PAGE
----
It’s a couple of days since the Great Etch-A-Sketch Debate of 2012, in which Mitt Romney briskly trundled his way onto the middle ground like a panzer division crossing the steppes.
By chance I happened across Romney’s official portrait from his time as Massachusetts governor. I’ve tweaked it a bit here as you can see. But Vanity Fair has the original, along with a chatty run through its political significance. As they point out, on the desk beside him is a bound copy of his healthcare reform. It is, as Politico/Buzzfeed’s Ben Smith puts it, “rather strong evidence that Romney considered the law his crowning policy achievement”. In many ways the portrait’s not so different from this painting of Samuel Adams (the Founding Father and a predecessor of Romney’s in the Massachusetts governor’s mansion) proudly pointing at a copy of the state’s constitution.
This is the achievement that Romney has spent the last five years running away from, in a bid to convince his party base that he was “severely conservative” when last trusted with public office. And all of a sudden, this was the achievement he showily embraced in his pitch to clueless swing voters on Wednesday night. In case you were in any doubt, whatever the issue, whatever your view, Mitt Romney wants you to know he agrees with you, and he’s going to look you in the eye and tell you so, with the slickness of a consultant and the eager sincerity of a Mormon missionary.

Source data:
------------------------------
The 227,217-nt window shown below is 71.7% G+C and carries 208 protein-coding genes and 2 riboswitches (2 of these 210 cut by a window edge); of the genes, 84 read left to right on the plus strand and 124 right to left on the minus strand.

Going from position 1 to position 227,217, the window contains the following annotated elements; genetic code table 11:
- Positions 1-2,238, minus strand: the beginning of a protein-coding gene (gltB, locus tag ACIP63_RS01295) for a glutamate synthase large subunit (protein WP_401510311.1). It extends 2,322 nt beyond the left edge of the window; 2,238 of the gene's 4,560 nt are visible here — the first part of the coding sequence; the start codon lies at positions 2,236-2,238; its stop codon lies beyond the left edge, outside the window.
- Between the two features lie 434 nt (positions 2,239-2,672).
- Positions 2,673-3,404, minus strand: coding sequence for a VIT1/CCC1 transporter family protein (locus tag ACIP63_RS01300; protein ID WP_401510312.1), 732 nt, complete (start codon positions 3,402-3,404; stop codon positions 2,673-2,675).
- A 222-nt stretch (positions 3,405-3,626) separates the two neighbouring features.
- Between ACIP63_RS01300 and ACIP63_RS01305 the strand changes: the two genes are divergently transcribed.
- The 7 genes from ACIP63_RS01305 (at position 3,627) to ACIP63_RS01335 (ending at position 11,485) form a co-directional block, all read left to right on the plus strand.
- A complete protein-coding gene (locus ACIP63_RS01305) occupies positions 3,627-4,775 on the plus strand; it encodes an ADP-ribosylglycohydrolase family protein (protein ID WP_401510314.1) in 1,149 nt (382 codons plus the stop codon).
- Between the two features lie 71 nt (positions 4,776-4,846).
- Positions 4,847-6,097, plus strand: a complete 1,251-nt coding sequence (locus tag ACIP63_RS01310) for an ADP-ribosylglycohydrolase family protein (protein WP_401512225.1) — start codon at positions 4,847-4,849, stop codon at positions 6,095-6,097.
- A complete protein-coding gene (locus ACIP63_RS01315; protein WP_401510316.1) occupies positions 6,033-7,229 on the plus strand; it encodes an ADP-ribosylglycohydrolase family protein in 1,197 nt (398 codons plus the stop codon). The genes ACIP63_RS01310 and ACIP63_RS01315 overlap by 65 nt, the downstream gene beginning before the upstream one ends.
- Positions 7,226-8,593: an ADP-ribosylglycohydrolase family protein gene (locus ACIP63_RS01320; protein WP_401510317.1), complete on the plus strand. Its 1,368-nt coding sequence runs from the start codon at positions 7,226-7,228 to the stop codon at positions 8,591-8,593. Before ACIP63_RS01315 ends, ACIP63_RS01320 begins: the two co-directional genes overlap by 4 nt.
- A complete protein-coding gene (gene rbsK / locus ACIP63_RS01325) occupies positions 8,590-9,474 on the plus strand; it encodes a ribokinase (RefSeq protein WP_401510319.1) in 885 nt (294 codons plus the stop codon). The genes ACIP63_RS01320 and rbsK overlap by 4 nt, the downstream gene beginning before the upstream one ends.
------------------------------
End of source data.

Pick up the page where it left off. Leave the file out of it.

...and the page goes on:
Looking at the portrait up close (here’s a blowup) the wall behind him caught my eye. There’s a painting-in-a-painting there.
Vanity Fair reckons it’s a Winslow Homer.
Actually – and perfectly for Romney – it’s a Lie.